After leaving Rideau Hall, Clarkson and Saul purchased a new home in Toronto's The Annex district, taking possession at the end of September 2005. Clarkson then worked towards founding and co-chairing the Institute for Canadian Citizenship, and signed a deal with Penguin Canada to publish her memoirs in two books. The first, Heart Matters, was published in September 2006, making Clarkson the third former governor general to release an autobiography.In the first half of the book, Clarkson outlined her childhood in Ottawa and her career in the CBC, while the second half covered her time as governor general, and contained her own positive views of Jean Chrétien and negative views of Paul Martin. The book was met with mixed reviews, however, and her expressed opinion that future nominees for appointment as governor general should be voted on in the House of Commons was condemned by monarchists, though supported by Macleans.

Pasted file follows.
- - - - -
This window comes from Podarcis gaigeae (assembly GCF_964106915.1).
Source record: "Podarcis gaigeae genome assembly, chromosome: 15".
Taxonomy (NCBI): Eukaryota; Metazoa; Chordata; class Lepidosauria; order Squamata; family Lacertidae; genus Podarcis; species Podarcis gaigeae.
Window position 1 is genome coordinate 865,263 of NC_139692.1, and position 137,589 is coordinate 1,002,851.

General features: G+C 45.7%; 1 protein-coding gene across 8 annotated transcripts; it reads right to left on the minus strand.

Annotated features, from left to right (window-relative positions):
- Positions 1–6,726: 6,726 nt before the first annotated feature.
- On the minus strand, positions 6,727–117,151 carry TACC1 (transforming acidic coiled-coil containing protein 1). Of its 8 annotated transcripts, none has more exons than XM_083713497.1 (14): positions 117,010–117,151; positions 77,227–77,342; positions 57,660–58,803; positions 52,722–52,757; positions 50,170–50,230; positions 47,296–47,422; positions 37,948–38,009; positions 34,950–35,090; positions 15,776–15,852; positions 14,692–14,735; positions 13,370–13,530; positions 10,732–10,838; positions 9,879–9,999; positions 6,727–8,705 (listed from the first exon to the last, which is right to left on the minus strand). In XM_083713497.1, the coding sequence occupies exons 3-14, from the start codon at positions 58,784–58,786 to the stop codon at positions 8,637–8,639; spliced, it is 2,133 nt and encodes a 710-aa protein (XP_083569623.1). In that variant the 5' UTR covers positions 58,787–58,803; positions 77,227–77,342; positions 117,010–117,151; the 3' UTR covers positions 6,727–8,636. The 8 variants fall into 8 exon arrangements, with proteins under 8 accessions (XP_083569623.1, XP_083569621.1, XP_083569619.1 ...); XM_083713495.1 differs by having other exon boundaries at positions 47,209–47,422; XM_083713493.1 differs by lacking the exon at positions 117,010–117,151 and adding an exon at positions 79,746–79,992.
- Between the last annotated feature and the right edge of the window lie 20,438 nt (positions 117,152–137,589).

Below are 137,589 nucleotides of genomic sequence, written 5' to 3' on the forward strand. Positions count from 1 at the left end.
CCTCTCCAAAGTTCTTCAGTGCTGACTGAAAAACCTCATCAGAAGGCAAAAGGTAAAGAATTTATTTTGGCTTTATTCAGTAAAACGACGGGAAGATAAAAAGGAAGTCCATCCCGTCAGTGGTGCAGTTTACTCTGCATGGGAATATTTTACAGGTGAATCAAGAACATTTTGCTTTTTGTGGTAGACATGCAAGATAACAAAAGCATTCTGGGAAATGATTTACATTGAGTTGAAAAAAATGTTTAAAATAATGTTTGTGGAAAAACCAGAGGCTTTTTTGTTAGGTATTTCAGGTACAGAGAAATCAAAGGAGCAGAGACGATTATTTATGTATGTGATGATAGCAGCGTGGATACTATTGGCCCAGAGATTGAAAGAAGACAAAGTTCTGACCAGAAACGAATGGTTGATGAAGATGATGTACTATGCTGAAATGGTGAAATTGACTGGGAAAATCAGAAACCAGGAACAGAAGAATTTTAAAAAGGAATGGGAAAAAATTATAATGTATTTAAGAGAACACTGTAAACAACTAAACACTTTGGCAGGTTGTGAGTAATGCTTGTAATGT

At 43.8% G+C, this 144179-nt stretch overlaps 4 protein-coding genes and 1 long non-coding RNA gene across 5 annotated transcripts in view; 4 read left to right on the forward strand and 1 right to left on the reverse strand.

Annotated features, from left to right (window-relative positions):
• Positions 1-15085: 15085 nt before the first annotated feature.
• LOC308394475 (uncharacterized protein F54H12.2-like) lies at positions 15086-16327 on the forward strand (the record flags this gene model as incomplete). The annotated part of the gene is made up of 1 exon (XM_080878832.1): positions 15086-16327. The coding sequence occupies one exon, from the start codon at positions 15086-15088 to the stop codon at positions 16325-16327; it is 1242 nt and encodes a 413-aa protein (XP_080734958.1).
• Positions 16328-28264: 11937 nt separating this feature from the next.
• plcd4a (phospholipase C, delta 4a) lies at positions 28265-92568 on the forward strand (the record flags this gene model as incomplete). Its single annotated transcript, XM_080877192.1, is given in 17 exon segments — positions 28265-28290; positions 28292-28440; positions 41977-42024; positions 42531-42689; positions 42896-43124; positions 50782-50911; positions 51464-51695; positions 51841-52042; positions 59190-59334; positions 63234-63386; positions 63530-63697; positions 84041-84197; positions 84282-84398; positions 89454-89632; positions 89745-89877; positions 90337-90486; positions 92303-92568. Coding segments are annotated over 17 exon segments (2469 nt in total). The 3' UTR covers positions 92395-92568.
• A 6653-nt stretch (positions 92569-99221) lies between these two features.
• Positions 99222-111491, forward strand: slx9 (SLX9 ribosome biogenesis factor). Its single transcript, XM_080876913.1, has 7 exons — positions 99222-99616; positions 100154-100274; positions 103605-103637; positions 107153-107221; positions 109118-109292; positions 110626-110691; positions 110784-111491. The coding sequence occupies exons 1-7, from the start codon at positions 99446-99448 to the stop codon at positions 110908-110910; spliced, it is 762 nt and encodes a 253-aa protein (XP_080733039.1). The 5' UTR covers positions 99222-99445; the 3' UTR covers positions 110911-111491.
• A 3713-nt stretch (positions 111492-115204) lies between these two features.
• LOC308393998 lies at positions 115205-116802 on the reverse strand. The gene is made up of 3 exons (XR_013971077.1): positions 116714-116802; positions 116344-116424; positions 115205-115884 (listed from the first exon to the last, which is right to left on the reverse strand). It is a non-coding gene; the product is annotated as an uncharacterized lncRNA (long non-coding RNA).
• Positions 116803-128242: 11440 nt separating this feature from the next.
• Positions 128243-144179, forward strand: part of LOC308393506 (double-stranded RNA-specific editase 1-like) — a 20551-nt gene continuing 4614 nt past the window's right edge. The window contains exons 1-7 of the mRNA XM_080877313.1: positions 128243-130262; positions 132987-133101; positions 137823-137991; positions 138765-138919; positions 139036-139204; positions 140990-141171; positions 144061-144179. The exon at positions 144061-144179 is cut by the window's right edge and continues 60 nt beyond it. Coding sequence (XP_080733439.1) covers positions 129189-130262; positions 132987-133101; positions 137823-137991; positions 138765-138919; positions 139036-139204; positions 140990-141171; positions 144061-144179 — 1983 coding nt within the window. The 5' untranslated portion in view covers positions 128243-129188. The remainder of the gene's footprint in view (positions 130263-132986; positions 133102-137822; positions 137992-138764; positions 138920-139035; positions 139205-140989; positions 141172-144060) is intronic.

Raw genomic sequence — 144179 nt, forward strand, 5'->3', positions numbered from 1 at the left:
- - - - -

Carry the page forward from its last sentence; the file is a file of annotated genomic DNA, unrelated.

During an October 2006 interview on CBC Newsworld with Don Newman, Clarkson spoke her views on the nature of the position of Governor General of Canada, stating that while the Queen remained popular with Canadians, the governor general was now the direct representative of "the Crown", and not of the monarch, therefore making the viceroy Canada's actual head of state. This was a theory contrary to those of Eugene Forsey, the government of Canada itself, and numerous others, but was in line with Edward McWhinney. Into 2009, Clarkson continued to promote this notion, stating at a constitutional law conference that the governor general embodied the nation and the prime minister's nominee for the viceregal role should thus be vetted by a parliamentary committee, in a similar format to Congressional Confirmation Hearings in the United States.She then went further to say that the candidate should also submit to a televised quiz on Canadiana. Though a University of Toronto political scientist stated this would "strengthen the legitimacy of the governor-general as a non-partisan umpire," the editorial board of the Montreal Gazette said that the position being "not elected is an asset, not a handicap" and Clarkson's process would undermine the impartiality of the viceroy.